Pulse signal is generated with specified length, number of time, interval, and polarity. This is used for the measurement of the impulse response or the polarity of the loudspeaker.
Operation of the pulse generator (In this report, DSSF3 version 5 is used).
Open the Signal Generator window from the main window of RA (Realtime Analyzer). Open Pulse tab. "Width of Pulse" changes depending on "Sampling Rate". At 44.1 kHz, the sampling speed allows its smallest value of 0.023ms. In this example, the width of pulse is set to 0.023 ms. Number of pulse is 1 and its period is 10 ms.
To check the waveform of this pulse, the recorder is used. First, confirm that the input device in the RA's main window is set to "WAVE", to measure the signal generator's output signal. Then, open the recorder window and check the "Recording" mode. Then click the start button of the signal generator. Output signal is automatically recorded in the recorder. The figure below is the result. One pulse is recorded at 10 ms.
The recorded waveform was zoomed in to x19 in the figure below. In this figure, we can see that the very short pulse with the maximum volume is recorded. If the width of pulse was set to longer values, the waveform becomes square. If the polarity was set to minus "-", the amplitude becomes minus values.
The recorded sound can be saved as a wav format. A wav file can also be loaded on the recorder, and by using the "Playback" mode, it is automatically measured by the FFT analyzer or the oscilloscope.
Impulse response measurement
By using the pulse generator and the sound recorder, the impulse response of the electronic circuit can be measured. We cannot generate a true Dirac Impulse function, but it can be approximated with a very narrow square pulse as shown above.
As a test, PC's soundboard (Creative SB Live! Basic) was measured.
Input and output of the soundcard was connected directly by the audio cable, and the "line-in" was selected as the input device in the main window of RA.
Set the parameters of the signal generator as below. Make sure that the "Width of Pulse" is the smallest, and "Period" is much longer than the length of the expected impulse response. Check the "Repeat" box to generate a series of pulses. Start the signal generator.
Open FFT analyzer (or Oscilloscope) and just click "Start" button. No setting is needed. This step is necessary for recording the input signal in the recorder.
Open the recorder. Set the "Rec. Priority" to "Input". Then, check the "Recording" box to start recording.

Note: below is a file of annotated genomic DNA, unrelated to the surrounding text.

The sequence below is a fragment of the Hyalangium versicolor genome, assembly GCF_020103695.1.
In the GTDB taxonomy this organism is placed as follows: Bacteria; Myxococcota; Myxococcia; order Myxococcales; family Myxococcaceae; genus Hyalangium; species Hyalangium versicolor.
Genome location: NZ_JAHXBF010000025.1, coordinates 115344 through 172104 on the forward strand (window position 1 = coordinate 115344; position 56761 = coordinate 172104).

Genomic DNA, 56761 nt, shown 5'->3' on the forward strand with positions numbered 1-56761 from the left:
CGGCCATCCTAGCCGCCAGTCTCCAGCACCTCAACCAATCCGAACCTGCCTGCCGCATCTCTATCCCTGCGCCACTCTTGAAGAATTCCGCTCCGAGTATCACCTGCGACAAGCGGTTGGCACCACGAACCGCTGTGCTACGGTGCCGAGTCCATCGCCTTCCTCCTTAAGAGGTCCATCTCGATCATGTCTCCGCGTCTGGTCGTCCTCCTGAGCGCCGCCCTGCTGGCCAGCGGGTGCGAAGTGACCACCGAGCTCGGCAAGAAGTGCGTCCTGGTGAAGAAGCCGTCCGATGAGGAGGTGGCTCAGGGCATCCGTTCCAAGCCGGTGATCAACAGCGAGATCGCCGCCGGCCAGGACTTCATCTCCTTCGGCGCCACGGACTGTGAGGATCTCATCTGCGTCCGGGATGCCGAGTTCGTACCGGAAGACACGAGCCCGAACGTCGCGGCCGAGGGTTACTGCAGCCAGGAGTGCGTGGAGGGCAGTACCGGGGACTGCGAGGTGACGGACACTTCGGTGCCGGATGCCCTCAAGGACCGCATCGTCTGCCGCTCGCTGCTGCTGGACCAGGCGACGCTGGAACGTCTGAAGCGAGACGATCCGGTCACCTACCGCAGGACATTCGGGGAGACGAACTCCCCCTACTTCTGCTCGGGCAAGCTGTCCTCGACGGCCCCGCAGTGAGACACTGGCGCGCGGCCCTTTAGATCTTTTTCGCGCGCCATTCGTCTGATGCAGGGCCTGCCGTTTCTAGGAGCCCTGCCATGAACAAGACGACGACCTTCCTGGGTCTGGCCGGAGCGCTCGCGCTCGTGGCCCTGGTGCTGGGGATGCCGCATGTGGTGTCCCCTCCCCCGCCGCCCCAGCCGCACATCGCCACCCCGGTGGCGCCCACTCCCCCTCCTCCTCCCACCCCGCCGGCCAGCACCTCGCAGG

After a few pulses are recorded, release the Recording box to stop recording. Check the "Normalization" box to see the waveform in a full amplitude range.
Only one response is selected from the recorded signal. Right click on the waveform and drag to select the area to save as below. Then, click the "Cut" button.
Only the selected area remains. Repeat the same operation again if necessary.
Below is the impulse response of the soundcard. Displayed time range is 1.0 ms. Recorded signal can be analyzed by the FFT analyzer with Playback mode, and can be saved as a wav format.
For comparison, the impulse response was measured by the different method (MLS signal) for the same configuration. From the RA's main window, the Impulse response window is selected. Note that this function is available only in the higher versions of DSSF3, RAD and RAE (see Function list).
Set the conditions as below, and click the Start button. Measurement will finish at an instant.
Below is the measured impulse response. Almost the same function was obtained as above.
When people wanted to measure the reverberation time in halls or other venues, they would clap their hands and listen to the sound. We now have equipment called a reverberation time meter, which generates pulses for measurement. But because it is difficult to obtain high signal-to-noise (S/N) ratio in the real environment, pulse signal is not practical for the measurement. DSSF3 can measure the reverberation time through the analysis of "Impulse Response" measured by the MLS signal. This requires a much more complex explanation, however, so we won't go into it here. See the concert hall measurement report and the impulse response measurement guide.